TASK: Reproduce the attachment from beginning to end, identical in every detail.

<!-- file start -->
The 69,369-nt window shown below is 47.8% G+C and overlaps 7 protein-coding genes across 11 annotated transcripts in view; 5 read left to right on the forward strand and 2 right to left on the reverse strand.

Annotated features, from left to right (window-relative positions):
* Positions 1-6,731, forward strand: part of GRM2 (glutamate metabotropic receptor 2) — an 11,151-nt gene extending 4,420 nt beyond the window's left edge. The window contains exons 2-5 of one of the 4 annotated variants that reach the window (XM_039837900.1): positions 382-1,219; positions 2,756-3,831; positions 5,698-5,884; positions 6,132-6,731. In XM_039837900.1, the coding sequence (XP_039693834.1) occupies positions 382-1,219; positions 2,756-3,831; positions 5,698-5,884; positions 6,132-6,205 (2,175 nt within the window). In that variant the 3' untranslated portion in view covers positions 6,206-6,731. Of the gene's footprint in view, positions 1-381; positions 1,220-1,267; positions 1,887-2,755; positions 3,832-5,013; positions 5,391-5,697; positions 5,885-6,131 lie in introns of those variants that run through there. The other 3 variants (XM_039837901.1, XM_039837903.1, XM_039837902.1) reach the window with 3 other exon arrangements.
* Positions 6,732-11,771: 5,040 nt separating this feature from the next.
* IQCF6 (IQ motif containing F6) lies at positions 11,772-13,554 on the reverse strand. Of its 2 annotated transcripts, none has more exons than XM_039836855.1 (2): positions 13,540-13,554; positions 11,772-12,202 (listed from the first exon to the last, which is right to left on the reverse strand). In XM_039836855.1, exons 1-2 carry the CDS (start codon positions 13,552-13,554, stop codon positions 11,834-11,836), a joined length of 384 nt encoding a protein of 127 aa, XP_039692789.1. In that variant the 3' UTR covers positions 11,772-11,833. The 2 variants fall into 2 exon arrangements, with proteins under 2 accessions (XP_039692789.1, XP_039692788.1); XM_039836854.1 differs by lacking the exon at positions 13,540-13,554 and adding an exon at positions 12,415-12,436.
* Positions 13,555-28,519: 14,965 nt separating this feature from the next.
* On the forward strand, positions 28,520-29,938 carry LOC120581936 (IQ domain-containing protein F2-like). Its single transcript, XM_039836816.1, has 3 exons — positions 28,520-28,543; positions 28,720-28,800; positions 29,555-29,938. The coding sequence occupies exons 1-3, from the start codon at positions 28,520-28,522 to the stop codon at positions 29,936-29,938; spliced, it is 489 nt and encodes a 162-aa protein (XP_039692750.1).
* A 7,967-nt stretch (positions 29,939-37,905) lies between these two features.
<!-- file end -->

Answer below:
The 69,369-nt window shown below is 47.8% G+C and overlaps 7 protein-coding genes across 11 annotated transcripts in view; 5 read left to right on the forward strand and 2 right to left on the reverse strand.

Annotated features, from left to right (window-relative positions):
* Positions 1-6,731, forward strand: part of GRM2 (glutamate metabotropic receptor 2) — an 11,151-nt gene extending 4,420 nt beyond the window's left edge. The window contains exons 2-5 of one of the 4 annotated variants that reach the window (XM_039837900.1): positions 382-1,219; positions 2,756-3,831; positions 5,698-5,884; positions 6,132-6,731. In XM_039837900.1, the coding sequence (XP_039693834.1) occupies positions 382-1,219; positions 2,756-3,831; positions 5,698-5,884; positions 6,132-6,205 (2,175 nt within the window). In that variant the 3' untranslated portion in view covers positions 6,206-6,731. Of the gene's footprint in view, positions 1-381; positions 1,220-1,267; positions 1,887-2,755; positions 3,832-5,013; positions 5,391-5,697; positions 5,885-6,131 lie in introns of those variants that run through there. The other 3 variants (XM_039837901.1, XM_039837903.1, XM_039837902.1) reach the window with 3 other exon arrangements.
* Positions 6,732-11,771: 5,040 nt separating this feature from the next.
* IQCF6 (IQ motif containing F6) lies at positions 11,772-13,554 on the reverse strand. Of its 2 annotated transcripts, none has more exons than XM_039836855.1 (2): positions 13,540-13,554; positions 11,772-12,202 (listed from the first exon to the last, which is right to left on the reverse strand). In XM_039836855.1, exons 1-2 carry the CDS (start codon positions 13,552-13,554, stop codon positions 11,834-11,836), a joined length of 384 nt encoding a protein of 127 aa, XP_039692789.1. In that variant the 3' UTR covers positions 11,772-11,833. The 2 variants fall into 2 exon arrangements, with proteins under 2 accessions (XP_039692789.1, XP_039692788.1); XM_039836854.1 differs by lacking the exon at positions 13,540-13,554 and adding an exon at positions 12,415-12,436.
* Positions 13,555-28,519: 14,965 nt separating this feature from the next.
* On the forward strand, positions 28,520-29,938 carry LOC120581936 (IQ domain-containing protein F2-like). Its single transcript, XM_039836816.1, has 3 exons — positions 28,520-28,543; positions 28,720-28,800; positions 29,555-29,938. The coding sequence occupies exons 1-3, from the start codon at positions 28,520-28,522 to the stop codon at positions 29,936-29,938; spliced, it is 489 nt and encodes a 162-aa protein (XP_039692750.1).
* A 7,967-nt stretch (positions 29,939-37,905) lies between these two features.